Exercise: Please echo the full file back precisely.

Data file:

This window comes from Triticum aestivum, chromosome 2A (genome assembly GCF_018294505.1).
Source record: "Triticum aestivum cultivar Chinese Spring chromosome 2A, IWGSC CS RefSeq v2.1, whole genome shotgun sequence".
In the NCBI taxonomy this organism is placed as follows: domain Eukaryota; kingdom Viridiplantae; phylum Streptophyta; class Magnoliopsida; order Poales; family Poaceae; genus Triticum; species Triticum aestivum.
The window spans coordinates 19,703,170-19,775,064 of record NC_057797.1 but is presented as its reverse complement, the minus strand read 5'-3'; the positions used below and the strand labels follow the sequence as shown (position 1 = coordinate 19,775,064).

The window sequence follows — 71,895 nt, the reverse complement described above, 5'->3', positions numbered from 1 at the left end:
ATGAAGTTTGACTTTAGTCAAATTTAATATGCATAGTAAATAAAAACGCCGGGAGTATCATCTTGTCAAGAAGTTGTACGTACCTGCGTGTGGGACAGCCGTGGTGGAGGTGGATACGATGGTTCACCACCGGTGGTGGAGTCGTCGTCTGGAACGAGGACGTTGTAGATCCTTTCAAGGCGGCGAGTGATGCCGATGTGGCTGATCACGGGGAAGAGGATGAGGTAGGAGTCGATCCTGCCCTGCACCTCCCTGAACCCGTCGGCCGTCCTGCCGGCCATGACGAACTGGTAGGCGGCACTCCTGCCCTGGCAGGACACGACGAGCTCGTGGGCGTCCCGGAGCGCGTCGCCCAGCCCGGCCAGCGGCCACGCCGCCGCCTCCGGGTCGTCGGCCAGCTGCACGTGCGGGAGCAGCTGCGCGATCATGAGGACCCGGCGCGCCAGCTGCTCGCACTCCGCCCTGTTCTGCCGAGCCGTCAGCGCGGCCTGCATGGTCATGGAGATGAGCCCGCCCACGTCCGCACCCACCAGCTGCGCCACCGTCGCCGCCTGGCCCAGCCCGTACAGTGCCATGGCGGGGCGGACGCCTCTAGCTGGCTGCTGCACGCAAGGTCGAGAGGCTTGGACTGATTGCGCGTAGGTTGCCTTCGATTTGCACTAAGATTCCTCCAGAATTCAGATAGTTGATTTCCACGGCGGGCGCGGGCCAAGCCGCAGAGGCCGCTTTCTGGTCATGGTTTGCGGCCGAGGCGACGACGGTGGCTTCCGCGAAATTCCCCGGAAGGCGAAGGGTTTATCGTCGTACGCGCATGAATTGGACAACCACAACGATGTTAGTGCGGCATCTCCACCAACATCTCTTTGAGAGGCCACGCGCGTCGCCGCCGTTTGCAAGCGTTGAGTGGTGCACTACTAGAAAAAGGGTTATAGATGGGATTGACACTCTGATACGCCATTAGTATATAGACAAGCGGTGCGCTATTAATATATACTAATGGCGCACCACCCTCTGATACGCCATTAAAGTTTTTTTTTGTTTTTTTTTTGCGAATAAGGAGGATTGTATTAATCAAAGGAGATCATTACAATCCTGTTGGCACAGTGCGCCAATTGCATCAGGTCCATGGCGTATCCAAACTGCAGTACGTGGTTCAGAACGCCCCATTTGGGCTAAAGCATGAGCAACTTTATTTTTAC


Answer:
This window comes from Triticum aestivum, chromosome 2A (genome assembly GCF_018294505.1).
Source record: "Triticum aestivum cultivar Chinese Spring chromosome 2A, IWGSC CS RefSeq v2.1, whole genome shotgun sequence".
In the NCBI taxonomy this organism is placed as follows: domain Eukaryota; kingdom Viridiplantae; phylum Streptophyta; class Magnoliopsida; order Poales; family Poaceae; genus Triticum; species Triticum aestivum.
The window spans coordinates 19,703,170-19,775,064 of record NC_057797.1 but is presented as its reverse complement, the minus strand read 5'-3'; the positions used below and the strand labels follow the sequence as shown (position 1 = coordinate 19,775,064).

The window sequence follows — 71,895 nt, the reverse complement described above, 5'->3', positions numbered from 1 at the left end:
ATGAAGTTTGACTTTAGTCAAATTTAATATGCATAGTAAATAAAAACGCCGGGAGTATCATCTTGTCAAGAAGTTGTACGTACCTGCGTGTGGGACAGCCGTGGTGGAGGTGGATACGATGGTTCACCACCGGTGGTGGAGTCGTCGTCTGGAACGAGGACGTTGTAGATCCTTTCAAGGCGGCGAGTGATGCCGATGTGGCTGATCACGGGGAAGAGGATGAGGTAGGAGTCGATCCTGCCCTGCACCTCCCTGAACCCGTCGGCCGTCCTGCCGGCCATGACGAACTGGTAGGCGGCACTCCTGCCCTGGCAGGACACGACGAGCTCGTGGGCGTCCCGGAGCGCGTCGCCCAGCCCGGCCAGCGGCCACGCCGCCGCCTCCGGGTCGTCGGCCAGCTGCACGTGCGGGAGCAGCTGCGCGATCATGAGGACCCGGCGCGCCAGCTGCTCGCACTCCGCCCTGTTCTGCCGAGCCGTCAGCGCGGCCTGCATGGTCATGGAGATGAGCCCGCCCACGTCCGCACCCACCAGCTGCGCCACCGTCGCCGCCTGGCCCAGCCCGTACAGTGCCATGGCGGGGCGGACGCCTCTAGCTGGCTGCTGCACGCAAGGTCGAGAGGCTTGGACTGATTGCGCGTAGGTTGCCTTCGATTTGCACTAAGATTCCTCCAGAATTCAGATAGTTGATTTCCACGGCGGGCGCGGGCCAAGCCGCAGAGGCCGCTTTCTGGTCATGGTTTGCGGCCGAGGCGACGACGGTGGCTTCCGCGAAATTCCCCGGAAGGCGAAGGGTTTATCGTCGTACGCGCATGAATTGGACAACCACAACGATGTTAGTGCGGCATCTCCACCAACATCTCTTTGAGAGGCCACGCGCGTCGCCGCCGTTTGCAAGCGTTGAGTGGTGCACTACTAGAAAAAGGGTTATAGATGGGATTGACACTCTGATACGCCATTAGTATATAGACAAGCGGTGCGCTATTAATATATACTAATGGCGCACCACCCTCTGATACGCCATTAAAGTTTTTTTTTGTTTTTTTTTTGCGAATAAGGAGGATTGTATTAATCAAAGGAGATCATTACAATCCTGTTGGCACAGTGCGCCAATTGCATCAGGTCCATGGCGTATCCAAACTGCAGTACGTGGTTCAGAACGCCCCATTTGGGCTAAAGCATGAGCAACTTTATTTTTAC